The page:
skip to main content
caption: A mass Covid-19 vaccination site set to open on Saturday is shown on Wednesday, March 10, 2021, inside the Lumen Field Events Center in Seattle. The site will be the largest civilian-led vaccination site in the country.
Enlarge Icon
A mass Covid-19 vaccination site set to open on Saturday is shown on Wednesday, March 10, 2021, inside the Lumen Field Events Center in Seattle. The site will be the largest civilian-led vaccination site in the country.
Credit: KUOW Photo/Megan Farmer

Is it really time to roll back gathering restrictions? Some experts are optimistic about WA moving to Phase 3

In a little more than a week, all of Washington will move to phase 3 of a statewide Covid reopening plan. That means restaurants, gyms, and other indoor facilities will be able to operate at 50% capacity.

But given the current infection rate and emergence of new Covid-19 variants, is now really the time to open up even more?

KUOW host Kim Malcolm spoke with reporter Anna Boiko-Weyrauch for some analysis.

When you heard Governor Inslee was announcing this upcoming move to phase 3, what did you think?

Well, my head damn near split in two, actually, because in the morning on a press briefing, acting state health officer Dr. Scott Lindquist was talking about how high our case rates are, and the fact that there's this new variant of the virus that's been found here.

“I'm concerned,” Lindquist said. “We're at a higher rate post third wave, we're starting to see these variants, including the rare one, the P. 1, and I'm really concerned about where this sets us up for the future.”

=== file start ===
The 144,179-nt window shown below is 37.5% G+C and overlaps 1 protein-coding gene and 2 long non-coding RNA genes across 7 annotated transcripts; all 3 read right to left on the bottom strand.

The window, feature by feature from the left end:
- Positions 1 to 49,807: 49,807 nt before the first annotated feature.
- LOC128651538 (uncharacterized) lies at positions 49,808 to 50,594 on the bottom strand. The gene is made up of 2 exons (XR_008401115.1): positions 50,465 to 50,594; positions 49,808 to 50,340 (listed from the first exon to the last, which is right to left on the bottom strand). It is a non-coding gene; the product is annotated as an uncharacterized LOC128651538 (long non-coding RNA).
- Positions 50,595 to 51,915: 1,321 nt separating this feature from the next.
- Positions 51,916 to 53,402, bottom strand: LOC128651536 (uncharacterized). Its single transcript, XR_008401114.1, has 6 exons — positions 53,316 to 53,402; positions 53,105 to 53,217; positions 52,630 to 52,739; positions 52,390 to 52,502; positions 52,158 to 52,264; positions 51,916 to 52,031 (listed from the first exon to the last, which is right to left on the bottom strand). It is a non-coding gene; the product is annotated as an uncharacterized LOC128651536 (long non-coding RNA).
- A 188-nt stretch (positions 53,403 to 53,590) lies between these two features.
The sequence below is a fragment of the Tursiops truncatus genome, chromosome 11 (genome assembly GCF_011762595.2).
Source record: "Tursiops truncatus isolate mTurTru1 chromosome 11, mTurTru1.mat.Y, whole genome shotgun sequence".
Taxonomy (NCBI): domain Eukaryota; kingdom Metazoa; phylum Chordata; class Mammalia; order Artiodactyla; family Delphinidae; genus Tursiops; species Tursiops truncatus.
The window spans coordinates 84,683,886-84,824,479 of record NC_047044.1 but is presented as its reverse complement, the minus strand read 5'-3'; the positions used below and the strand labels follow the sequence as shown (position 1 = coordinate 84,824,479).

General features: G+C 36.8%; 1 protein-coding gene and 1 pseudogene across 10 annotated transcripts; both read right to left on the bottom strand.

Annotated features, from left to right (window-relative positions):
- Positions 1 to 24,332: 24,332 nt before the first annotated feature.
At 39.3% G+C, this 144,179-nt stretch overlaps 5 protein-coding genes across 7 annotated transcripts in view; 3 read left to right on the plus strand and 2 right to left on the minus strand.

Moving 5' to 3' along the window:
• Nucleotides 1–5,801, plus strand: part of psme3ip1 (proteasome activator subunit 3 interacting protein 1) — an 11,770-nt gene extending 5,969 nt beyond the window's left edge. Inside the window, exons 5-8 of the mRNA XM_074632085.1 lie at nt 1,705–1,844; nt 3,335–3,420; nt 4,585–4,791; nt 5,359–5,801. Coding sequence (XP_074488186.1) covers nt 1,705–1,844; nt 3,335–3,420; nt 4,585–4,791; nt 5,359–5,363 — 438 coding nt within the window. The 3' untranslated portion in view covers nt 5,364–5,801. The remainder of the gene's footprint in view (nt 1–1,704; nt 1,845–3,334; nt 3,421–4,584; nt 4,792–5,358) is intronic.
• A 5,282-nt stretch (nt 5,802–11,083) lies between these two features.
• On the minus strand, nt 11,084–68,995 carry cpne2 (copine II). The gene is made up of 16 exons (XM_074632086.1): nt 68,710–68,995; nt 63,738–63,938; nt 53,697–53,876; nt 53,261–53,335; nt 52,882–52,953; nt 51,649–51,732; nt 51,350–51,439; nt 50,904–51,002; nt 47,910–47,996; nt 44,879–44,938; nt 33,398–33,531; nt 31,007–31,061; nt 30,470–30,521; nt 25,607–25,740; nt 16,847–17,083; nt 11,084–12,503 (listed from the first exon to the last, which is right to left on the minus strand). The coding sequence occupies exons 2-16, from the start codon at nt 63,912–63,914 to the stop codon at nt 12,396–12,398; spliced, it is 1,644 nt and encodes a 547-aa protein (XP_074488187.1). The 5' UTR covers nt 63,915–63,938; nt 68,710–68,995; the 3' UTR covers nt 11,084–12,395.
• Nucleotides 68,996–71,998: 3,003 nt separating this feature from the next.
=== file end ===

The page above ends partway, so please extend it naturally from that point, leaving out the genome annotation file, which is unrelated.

And then, in the afternoon, here's what I heard at the governor's press conference:

“We as a state have made such tremendous progress recently, with our case rates and hospitalizations, things are really going in the right direction,” said Nick Streuli, executive director of external affairs in the Office of the Governor.

Wow. Yeah, different messages. Let's put these numbers into context. How are we actually doing right now when it comes to cases?

So those case rates and hospitalizations, they are significantly down from the winter. But if you compare them to previous points in this pandemic, they're not very different from, say, the middle of July — and that's when the governor paused reopening. And now the cases have hit a plateau.

They were declining steadily for weeks. And then they've sort of been stuck at the same level since since the last two weeks in February.

We learned yesterday that there is yet another variant here. Now, this is the one known as P. 1. It was first identified in Brazil. How could that complicate efforts to keep cases from rising again?

Today King County health officer Dr. Jeff Duchin called it a wild card that could destroy our progress. There's some concern that that variant could reinfect people who already had Covid.

Given all you've told us, I wonder why the state is pushing forward now to reopen even further.

In a word, vaccinations, because there are a lot of people who are at high risk of death or complications who have been vaccinated. And I talked to three experts to get their assessment of the reopening. And I got varying degrees of optimism, actually, and they agree that vaccinations play a huge role.

“I think the time is right,” said Jerry Cangelosi, professor of environmental and occupational health sciences, epidemiology, and global health at University of Washington. “Case rates are going down, but case rates are only part of the story.”